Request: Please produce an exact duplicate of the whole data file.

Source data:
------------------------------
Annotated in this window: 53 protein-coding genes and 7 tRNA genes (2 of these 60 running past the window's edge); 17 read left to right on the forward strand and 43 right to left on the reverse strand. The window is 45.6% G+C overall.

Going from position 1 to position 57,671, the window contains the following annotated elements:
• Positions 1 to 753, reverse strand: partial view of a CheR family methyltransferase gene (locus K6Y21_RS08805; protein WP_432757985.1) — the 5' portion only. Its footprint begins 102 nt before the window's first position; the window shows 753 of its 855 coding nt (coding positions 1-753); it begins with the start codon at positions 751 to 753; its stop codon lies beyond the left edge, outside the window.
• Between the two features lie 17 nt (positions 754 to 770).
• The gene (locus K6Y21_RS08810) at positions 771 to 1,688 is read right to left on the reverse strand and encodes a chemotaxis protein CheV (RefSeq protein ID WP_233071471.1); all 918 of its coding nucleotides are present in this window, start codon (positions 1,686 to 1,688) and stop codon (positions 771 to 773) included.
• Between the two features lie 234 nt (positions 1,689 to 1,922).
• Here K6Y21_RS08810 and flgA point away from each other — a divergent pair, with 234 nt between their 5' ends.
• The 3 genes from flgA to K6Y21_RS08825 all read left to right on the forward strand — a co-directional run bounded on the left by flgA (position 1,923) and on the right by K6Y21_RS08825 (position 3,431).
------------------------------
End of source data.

Annotated in this window: 53 protein-coding genes and 7 tRNA genes (2 of these 60 running past the window's edge); 17 read left to right on the forward strand and 43 right to left on the reverse strand. The window is 45.6% G+C overall.

Going from position 1 to position 57,671, the window contains the following annotated elements:
• Positions 1 to 753, reverse strand: partial view of a CheR family methyltransferase gene (locus K6Y21_RS08805; protein WP_432757985.1) — the 5' portion only. Its footprint begins 102 nt before the window's first position; the window shows 753 of its 855 coding nt (coding positions 1-753); it begins with the start codon at positions 751 to 753; its stop codon lies beyond the left edge, outside the window.
• Between the two features lie 17 nt (positions 754 to 770).
• The gene (locus K6Y21_RS08810) at positions 771 to 1,688 is read right to left on the reverse strand and encodes a chemotaxis protein CheV (RefSeq protein ID WP_233071471.1); all 918 of its coding nucleotides are present in this window, start codon (positions 1,686 to 1,688) and stop codon (positions 771 to 773) included.
• Between the two features lie 234 nt (positions 1,689 to 1,922).
• Here K6Y21_RS08810 and flgA point away from each other — a divergent pair, with 234 nt between their 5' ends.
• The 3 genes from flgA to K6Y21_RS08825 all read left to right on the forward strand — a co-directional run bounded on the left by flgA (position 1,923) and on the right by K6Y21_RS08825 (position 3,431).